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Forest Service resurrects firefighting air-tanker from museum

May 8, 2013 12:00:00 AM PDT
The U.S. Forest Service is getting a big boost as California enters what's expected to be a very busy fire season. The Forest Service is getting more tools for aerial firefighting. A museum piece is getting retrofitted to become an air-tanker.

In recent years the number of air-tankers in the U.S. Forest Service fleet has dwindled from more than 40 planes across the nation a decade ago to about half that last year.

But this week the Forest Service announced a number of contracts to retrofit seven old planes for duty.

One of those planes is currently being worked on in San Bernardino.

"The current fleet is dwindling and it's aging aircraft, so this is a really big move to get to a modern fleet. I think it's the Forest Service's intention to continue to add to that fleet over the next several years as well," said Jim Messer, the Coulson Group. The Coulson Group is in charge of this retrofit.

Messer says the C-130 Hercules was built in 1981, and was most recently used by NASA. But they've had it sitting in a museum for the past decade, so they have a big job ahead of them to make sure the plane is safe to fight fire from the sky.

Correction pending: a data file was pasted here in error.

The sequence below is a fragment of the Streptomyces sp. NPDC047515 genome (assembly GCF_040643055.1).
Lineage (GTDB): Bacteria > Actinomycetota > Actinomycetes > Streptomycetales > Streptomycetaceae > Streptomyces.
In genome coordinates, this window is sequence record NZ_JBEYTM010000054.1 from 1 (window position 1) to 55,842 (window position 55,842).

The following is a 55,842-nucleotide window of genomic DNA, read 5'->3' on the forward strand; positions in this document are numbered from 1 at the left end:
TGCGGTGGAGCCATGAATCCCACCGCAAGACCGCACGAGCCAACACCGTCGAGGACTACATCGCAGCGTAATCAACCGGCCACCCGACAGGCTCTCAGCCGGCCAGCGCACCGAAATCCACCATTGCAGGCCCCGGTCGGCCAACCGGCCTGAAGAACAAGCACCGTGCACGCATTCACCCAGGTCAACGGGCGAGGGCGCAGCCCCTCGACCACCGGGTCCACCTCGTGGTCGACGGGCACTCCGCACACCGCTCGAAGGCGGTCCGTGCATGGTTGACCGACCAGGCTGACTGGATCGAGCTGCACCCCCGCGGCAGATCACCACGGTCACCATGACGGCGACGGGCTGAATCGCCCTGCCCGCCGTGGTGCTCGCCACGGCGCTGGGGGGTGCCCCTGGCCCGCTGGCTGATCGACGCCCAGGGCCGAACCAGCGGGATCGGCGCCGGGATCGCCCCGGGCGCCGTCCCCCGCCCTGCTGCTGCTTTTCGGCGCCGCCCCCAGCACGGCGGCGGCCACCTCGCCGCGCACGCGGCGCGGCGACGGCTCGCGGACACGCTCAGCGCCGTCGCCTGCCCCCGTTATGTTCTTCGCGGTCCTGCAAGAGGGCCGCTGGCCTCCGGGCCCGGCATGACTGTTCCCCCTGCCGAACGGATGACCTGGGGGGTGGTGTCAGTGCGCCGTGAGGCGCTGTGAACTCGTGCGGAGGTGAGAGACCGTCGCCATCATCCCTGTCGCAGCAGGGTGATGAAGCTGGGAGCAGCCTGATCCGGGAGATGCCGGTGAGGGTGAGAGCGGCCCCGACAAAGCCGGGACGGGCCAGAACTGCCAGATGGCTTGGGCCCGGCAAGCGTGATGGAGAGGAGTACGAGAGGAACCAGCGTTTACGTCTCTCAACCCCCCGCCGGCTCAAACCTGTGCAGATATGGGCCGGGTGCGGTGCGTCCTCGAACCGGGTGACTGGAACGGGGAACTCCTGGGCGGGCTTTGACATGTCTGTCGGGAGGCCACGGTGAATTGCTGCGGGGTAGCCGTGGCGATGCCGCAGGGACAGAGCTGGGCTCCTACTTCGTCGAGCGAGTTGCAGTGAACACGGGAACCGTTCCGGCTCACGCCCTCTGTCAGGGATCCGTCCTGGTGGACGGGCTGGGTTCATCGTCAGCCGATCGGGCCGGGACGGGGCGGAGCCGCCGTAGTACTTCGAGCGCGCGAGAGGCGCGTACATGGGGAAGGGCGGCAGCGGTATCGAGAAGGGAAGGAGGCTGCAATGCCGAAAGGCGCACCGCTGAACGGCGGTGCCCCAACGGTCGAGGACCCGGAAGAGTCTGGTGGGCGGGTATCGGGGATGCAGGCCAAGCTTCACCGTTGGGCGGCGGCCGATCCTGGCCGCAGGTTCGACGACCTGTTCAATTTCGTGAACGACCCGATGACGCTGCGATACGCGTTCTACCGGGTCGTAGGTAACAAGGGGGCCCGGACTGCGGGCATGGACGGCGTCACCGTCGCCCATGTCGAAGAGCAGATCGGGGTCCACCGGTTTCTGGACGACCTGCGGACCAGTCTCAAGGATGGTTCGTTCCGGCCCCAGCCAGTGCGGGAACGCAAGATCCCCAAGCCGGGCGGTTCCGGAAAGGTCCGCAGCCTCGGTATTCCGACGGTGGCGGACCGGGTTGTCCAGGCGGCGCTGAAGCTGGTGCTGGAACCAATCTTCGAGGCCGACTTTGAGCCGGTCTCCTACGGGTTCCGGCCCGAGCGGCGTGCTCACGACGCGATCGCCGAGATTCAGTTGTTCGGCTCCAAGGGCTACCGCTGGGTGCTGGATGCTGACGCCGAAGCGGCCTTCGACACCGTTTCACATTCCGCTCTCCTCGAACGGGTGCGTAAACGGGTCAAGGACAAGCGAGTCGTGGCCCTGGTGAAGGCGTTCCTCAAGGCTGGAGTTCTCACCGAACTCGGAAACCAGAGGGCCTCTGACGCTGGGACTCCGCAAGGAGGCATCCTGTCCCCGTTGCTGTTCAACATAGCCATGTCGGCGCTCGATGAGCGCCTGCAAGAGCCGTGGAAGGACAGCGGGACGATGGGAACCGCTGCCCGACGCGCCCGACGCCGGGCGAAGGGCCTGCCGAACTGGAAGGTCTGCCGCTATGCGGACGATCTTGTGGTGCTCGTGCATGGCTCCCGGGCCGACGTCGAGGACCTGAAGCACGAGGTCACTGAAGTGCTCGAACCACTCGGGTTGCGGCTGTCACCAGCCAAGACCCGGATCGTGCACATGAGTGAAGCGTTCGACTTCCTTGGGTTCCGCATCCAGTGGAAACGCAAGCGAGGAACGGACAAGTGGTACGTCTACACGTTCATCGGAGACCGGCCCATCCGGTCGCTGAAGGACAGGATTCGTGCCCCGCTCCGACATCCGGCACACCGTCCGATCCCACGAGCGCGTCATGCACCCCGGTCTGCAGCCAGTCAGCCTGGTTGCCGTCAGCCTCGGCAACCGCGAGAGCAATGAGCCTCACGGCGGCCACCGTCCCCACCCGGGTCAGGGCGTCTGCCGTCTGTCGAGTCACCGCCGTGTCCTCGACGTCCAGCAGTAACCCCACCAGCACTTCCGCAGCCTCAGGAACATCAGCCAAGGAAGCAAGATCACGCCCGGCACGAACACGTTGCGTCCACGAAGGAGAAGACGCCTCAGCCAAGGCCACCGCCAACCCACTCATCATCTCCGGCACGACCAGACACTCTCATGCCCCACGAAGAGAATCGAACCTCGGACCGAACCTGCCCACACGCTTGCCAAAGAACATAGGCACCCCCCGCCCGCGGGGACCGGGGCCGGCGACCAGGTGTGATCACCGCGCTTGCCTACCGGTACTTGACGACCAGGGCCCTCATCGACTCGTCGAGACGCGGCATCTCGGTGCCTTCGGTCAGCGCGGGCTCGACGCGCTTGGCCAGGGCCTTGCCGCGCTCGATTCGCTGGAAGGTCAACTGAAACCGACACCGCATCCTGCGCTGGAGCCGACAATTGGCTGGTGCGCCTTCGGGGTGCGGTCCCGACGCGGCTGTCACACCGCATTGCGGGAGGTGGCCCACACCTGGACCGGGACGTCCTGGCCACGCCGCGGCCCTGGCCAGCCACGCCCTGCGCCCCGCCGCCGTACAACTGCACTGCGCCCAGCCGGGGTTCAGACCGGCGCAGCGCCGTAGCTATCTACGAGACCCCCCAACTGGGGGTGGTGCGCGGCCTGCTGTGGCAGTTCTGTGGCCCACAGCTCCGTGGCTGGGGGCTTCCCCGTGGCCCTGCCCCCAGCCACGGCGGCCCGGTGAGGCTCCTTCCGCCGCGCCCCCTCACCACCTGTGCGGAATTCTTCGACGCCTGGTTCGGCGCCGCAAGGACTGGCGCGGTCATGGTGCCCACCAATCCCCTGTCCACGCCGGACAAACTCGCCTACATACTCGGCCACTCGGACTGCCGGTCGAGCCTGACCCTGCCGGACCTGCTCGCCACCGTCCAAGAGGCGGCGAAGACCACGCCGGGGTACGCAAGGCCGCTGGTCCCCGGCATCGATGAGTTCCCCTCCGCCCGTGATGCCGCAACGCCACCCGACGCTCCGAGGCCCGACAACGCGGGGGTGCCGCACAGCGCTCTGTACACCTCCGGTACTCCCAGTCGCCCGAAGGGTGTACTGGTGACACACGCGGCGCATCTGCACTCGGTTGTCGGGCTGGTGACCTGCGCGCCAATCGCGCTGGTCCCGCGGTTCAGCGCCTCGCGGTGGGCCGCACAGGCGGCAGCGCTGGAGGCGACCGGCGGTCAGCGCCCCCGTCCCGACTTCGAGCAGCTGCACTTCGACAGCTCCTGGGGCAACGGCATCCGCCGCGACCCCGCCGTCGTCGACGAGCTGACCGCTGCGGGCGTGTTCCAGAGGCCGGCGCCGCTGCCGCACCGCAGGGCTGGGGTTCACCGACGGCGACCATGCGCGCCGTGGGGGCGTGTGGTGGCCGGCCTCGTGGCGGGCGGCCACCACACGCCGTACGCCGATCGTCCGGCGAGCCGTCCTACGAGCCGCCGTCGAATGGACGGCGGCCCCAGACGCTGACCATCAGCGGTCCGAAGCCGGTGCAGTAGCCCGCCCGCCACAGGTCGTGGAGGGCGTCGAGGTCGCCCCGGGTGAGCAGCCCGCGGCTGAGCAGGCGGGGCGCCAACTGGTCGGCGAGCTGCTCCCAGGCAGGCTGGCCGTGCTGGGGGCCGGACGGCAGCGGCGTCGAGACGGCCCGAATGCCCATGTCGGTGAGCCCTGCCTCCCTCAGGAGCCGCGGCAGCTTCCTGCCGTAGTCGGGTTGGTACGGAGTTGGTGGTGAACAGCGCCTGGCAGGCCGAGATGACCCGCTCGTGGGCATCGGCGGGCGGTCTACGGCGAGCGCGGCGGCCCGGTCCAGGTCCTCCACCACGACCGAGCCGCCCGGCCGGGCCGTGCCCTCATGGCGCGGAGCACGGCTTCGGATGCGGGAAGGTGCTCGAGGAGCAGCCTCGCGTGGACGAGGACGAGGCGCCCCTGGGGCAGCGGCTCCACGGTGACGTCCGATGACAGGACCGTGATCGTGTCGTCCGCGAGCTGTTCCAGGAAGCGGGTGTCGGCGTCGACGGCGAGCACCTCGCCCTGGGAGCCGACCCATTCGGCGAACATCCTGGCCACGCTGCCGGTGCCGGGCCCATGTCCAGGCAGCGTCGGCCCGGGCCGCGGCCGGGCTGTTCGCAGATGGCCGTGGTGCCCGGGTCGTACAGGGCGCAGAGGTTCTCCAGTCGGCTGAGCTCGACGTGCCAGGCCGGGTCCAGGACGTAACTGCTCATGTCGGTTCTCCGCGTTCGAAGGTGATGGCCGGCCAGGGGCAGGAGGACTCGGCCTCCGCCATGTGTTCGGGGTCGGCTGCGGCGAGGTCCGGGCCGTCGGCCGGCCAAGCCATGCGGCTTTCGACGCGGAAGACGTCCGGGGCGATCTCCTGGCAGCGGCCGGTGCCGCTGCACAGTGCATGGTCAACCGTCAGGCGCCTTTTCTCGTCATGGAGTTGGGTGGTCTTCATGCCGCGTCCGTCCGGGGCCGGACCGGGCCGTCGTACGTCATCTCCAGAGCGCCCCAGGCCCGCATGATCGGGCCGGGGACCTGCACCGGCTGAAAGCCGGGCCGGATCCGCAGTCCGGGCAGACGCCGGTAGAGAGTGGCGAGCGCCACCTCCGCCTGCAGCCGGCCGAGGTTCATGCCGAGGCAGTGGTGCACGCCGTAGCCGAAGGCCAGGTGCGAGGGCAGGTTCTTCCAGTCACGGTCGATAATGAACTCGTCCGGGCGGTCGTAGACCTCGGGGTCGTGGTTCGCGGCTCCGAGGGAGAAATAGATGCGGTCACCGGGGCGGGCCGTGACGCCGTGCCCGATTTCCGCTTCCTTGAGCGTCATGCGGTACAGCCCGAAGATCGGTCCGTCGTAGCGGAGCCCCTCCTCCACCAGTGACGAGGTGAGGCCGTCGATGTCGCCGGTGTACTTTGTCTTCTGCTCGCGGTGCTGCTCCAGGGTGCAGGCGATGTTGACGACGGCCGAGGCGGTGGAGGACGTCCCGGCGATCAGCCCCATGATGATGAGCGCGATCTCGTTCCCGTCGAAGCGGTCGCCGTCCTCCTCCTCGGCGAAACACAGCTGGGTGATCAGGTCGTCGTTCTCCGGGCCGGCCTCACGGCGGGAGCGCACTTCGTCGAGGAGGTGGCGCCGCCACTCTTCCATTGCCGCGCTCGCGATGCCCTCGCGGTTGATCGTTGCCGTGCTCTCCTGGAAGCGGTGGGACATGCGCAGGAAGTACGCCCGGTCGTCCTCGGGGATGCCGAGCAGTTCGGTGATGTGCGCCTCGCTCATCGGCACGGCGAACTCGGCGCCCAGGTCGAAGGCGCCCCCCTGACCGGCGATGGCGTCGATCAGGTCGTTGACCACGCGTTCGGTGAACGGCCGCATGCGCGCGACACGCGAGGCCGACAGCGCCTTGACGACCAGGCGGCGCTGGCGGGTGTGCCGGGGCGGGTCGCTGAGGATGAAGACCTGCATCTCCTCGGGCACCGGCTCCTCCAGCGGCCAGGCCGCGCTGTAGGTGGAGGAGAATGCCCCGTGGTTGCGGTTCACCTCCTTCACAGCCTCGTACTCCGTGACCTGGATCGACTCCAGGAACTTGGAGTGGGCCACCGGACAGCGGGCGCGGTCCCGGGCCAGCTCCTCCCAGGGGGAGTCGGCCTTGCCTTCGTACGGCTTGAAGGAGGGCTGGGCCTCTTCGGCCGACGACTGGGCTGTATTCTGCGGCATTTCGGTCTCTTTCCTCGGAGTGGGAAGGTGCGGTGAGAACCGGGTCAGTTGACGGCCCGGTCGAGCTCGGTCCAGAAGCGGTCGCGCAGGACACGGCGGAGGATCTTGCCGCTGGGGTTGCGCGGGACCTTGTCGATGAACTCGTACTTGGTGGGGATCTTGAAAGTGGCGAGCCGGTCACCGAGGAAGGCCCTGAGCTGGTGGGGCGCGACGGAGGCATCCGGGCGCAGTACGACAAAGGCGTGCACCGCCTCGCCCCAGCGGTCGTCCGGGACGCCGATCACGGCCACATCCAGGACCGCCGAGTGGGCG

"Between the regulations federal and the contract, this aircraft, there's not a bolt or a rivet in it that won't have been looked at before it's back in the air again," said Messer.

It can be a painstakingly slow process.

"We use X-rays, magnetic particle, electromagnetics, ultrasound inspections to find cracks in metal parts," said James McKinney, General Electric Inspection Services.

One of the main changes they're making to get this aircraft fire-ready will be to install a 3,500-gallon tank in the bay.

"It's a 200-inch gash through the belly of the aircraft, so there's a lot of structural work to put the permanent provision in the aircraft," said Messer.

U.S. Forest Service Chief Tom Tidwell said in a statement: "We are moving ahead to modernize our fleet as part of our overall strategy to secure the best, safest airtankers available for fighting wildfires across the country in the years to come."

The current plane should be ready by July. It's expected to first serve in the skies over California.


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